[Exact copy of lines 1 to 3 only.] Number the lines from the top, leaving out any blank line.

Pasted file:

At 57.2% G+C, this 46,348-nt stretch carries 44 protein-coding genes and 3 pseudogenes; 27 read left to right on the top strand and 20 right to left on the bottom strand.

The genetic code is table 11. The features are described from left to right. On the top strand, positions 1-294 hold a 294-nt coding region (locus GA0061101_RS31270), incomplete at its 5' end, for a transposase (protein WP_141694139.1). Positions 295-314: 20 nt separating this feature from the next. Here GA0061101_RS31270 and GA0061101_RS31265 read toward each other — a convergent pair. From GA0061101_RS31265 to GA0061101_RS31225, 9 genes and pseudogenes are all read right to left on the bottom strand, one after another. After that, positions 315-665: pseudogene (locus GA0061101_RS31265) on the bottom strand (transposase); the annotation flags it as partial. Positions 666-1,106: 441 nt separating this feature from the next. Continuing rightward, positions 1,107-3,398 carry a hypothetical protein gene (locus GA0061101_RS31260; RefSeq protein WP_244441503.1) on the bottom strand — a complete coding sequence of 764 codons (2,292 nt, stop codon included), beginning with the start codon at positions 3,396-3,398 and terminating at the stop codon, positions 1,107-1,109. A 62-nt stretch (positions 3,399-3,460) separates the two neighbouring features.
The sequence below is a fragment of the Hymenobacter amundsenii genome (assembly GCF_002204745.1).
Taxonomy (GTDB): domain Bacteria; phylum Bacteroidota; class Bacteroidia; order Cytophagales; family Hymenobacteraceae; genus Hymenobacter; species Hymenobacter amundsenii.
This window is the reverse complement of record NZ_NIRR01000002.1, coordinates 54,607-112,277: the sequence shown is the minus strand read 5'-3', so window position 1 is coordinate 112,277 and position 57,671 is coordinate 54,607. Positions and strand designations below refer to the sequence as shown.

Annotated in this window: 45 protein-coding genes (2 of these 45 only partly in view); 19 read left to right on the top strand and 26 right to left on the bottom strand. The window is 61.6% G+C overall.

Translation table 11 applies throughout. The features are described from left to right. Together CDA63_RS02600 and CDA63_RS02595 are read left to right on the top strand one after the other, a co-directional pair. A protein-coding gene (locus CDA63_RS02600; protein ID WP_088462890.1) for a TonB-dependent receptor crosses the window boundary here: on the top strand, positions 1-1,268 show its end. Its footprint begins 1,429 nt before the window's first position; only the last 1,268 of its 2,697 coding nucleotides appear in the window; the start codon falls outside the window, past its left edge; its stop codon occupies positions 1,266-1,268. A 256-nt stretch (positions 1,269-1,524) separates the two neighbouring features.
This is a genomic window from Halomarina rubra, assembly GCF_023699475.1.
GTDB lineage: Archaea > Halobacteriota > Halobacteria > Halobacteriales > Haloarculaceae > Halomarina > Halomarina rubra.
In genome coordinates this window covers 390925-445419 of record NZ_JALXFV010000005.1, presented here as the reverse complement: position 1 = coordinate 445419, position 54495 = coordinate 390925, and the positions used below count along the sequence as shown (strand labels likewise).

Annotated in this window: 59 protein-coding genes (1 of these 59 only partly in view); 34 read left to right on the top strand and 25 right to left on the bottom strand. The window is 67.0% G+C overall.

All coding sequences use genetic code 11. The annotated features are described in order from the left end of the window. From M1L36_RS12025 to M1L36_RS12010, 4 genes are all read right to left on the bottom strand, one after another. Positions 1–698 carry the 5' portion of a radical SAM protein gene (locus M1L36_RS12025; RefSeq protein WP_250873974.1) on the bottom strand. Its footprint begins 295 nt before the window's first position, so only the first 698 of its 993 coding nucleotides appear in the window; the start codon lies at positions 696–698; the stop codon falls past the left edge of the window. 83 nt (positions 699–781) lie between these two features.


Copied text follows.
At 57.2% G+C, this 46,348-nt stretch carries 44 protein-coding genes and 3 pseudogenes; 27 read left to right on the top strand and 20 right to left on the bottom strand.

The genetic code is table 11. The features are described from left to right. On the top strand, positions 1-294 hold a 294-nt coding region (locus GA0061101_RS31270), incomplete at its 5' end, for a transposase (protein WP_141694139.1). Positions 295-314: 20 nt separating this feature from the next. Here GA0061101_RS31270 and GA0061101_RS31265 read toward each other — a convergent pair. From GA0061101_RS31265 to GA0061101_RS31225, 9 genes and pseudogenes are all read right to left on the bottom strand, one after another. After that, positions 315-665: pseudogene (locus GA0061101_RS31265) on the bottom strand (transposase); the annotation flags it as partial. Positions 666-1,106: 441 nt separating this feature from the next. Continuing rightward, positions 1,107-3,398 carry a hypothetical protein gene (locus GA0061101_RS31260; RefSeq protein WP_244441503.1) on the bottom strand — a complete coding sequence of 764 codons (2,292 nt, stop codon included), beginning with the start codon at positions 3,396-3,398 and terminating at the stop codon, positions 1,107-1,109. A 62-nt stretch (positions 3,399-3,460) separates the two neighbouring features.
The sequence below is a fragment of the Hymenobacter amundsenii genome (assembly GCF_002204745.1).